I feel like I’m right there in the middle. Like I’m too ‘hood to be like a real artist, but I’m too much like an artist to be like a ‘hood kid.
Jaime Molina is a big influence on me to because he was the first person that I met that has painted outside the country, that’s not from Denver, that I’ve be able to work with. We worked on a mural for like two weeks straight, just sitting next to each other every day, and really everybody that I work with I learn from, and that’s why I like to surround myself with all these people. With all these other guys, it’s like, let me learn from you, let me find out where you’re coming from and what’s in your mind. Meeting different artists has helped me learn a lot. I always feel like I have to create my own lane and Jaime made me feel like it was okay to do that. I really appreciate him for that.
Jolt is a big deal for me too because he lived in this neighborhood for a little while. He was 17-18 when he moved over here and I was 13,14,15 or whatever. He was a big deal graffiti writer and he became a real artist. And he was always a hustler; he would make things happen and he helped me. He was one of the first artists who would let me come hang out with him. Once we grew up, we went our separate ways, but we came back together and he’s proud to see where I’m at and he’s willing to work with me if I need any help. It’s nice to have those people at the end of the day, who have your back if it comes down to it.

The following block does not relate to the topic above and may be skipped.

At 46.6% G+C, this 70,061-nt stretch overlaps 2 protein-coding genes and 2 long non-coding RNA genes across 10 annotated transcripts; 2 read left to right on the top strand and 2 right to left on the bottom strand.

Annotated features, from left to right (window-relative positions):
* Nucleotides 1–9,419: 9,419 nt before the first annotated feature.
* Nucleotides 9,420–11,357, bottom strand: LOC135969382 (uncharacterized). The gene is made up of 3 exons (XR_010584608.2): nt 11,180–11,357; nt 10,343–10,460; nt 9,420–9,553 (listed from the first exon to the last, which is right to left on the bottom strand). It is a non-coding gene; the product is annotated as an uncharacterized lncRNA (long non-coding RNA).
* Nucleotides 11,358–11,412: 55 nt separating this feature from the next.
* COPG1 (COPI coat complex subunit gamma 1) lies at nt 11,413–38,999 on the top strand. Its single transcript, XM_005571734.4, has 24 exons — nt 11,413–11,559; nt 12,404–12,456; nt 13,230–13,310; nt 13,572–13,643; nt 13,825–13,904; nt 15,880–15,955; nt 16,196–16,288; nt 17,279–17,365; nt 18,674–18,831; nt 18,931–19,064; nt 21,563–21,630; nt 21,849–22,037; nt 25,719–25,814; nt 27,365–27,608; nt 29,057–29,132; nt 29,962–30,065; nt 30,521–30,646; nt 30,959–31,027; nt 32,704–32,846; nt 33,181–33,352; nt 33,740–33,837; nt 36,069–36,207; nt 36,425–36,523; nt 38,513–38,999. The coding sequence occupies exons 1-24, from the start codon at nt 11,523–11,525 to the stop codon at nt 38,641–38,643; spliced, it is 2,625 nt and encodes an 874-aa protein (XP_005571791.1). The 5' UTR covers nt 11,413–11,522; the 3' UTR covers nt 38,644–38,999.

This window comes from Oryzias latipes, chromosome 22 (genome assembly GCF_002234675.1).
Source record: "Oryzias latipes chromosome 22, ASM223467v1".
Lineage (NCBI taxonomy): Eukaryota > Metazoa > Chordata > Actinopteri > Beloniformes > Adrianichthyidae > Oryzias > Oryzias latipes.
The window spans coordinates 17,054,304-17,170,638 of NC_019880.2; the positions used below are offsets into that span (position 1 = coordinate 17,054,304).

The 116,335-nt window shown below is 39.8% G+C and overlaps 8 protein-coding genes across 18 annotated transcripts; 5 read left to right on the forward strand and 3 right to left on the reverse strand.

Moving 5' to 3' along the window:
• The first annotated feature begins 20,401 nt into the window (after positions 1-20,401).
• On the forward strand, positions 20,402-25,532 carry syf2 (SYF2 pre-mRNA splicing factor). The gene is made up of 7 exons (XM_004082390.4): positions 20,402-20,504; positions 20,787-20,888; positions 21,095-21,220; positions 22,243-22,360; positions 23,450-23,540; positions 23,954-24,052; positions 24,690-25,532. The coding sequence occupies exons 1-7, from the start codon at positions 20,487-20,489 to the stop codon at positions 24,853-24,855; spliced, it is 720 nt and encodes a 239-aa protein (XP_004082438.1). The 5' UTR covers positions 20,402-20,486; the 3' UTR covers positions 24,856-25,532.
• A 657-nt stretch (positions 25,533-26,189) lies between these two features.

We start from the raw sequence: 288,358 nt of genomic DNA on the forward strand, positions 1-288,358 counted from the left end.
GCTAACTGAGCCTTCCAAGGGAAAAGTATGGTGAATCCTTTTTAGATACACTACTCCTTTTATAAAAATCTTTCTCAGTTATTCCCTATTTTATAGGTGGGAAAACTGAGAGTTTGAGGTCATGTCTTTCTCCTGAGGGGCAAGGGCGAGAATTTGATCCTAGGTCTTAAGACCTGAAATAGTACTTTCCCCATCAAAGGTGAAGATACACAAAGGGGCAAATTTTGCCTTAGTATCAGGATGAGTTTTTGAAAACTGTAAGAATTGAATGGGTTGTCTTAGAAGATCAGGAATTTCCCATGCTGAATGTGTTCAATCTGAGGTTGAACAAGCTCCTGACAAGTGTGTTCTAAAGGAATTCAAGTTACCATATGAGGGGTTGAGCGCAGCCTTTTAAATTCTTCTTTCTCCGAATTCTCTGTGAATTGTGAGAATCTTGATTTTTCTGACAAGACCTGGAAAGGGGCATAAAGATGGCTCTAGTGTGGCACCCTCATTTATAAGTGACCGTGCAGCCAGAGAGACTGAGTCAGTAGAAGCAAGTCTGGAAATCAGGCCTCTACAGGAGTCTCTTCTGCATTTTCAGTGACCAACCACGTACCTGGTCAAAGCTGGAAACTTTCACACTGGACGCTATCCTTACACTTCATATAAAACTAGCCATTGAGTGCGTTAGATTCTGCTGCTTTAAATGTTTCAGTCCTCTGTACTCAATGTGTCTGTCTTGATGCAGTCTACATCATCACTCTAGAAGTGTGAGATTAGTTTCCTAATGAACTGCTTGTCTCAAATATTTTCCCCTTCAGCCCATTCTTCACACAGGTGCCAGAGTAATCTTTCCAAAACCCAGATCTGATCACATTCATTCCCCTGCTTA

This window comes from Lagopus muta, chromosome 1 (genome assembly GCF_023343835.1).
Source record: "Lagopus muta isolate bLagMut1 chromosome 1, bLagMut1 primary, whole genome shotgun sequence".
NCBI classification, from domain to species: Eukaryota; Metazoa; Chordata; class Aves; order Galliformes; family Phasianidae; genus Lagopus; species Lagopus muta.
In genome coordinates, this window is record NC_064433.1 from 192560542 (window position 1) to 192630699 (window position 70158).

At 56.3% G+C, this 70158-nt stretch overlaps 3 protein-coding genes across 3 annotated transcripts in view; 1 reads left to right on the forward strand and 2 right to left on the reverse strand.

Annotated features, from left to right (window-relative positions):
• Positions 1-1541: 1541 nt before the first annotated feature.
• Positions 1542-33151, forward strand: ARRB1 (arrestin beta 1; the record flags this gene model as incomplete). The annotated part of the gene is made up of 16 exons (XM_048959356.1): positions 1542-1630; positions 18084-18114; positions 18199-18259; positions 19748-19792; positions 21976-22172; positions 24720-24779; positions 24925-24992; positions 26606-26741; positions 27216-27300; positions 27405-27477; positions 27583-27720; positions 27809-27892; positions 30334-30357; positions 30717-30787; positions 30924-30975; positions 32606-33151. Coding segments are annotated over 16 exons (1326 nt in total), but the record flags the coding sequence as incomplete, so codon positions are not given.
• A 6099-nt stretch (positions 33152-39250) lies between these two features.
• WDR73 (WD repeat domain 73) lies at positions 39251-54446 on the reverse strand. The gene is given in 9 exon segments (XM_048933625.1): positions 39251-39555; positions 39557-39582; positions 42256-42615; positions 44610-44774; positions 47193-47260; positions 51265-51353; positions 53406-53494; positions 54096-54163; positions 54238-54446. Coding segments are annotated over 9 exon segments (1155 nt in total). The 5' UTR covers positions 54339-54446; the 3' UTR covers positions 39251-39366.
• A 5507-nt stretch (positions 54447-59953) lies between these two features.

If you could put your artwork on any space in the city, where would that be?
I’m kind of one of those 16th Street Mall kids, and there’s a nice wall there near 16th and Market. It was originally a black wall, but now it’s kind of grey. That’s certainly something that comes to mind.
I might also want to work on some of the street art that’s already around. There’s this wall right here under Washington that looks like somebody half-assed a mosaic mural on it. It’s so ugly and it’s my neighborhood. I do all this art in the neighborhood and then we’ve got this ugly piece right here. You know what? I think this is the one I want to paint, right here. I’ll elaborate on their design, but that is so ugly it drives me crazy. Maybe it’s because I pass by it so much.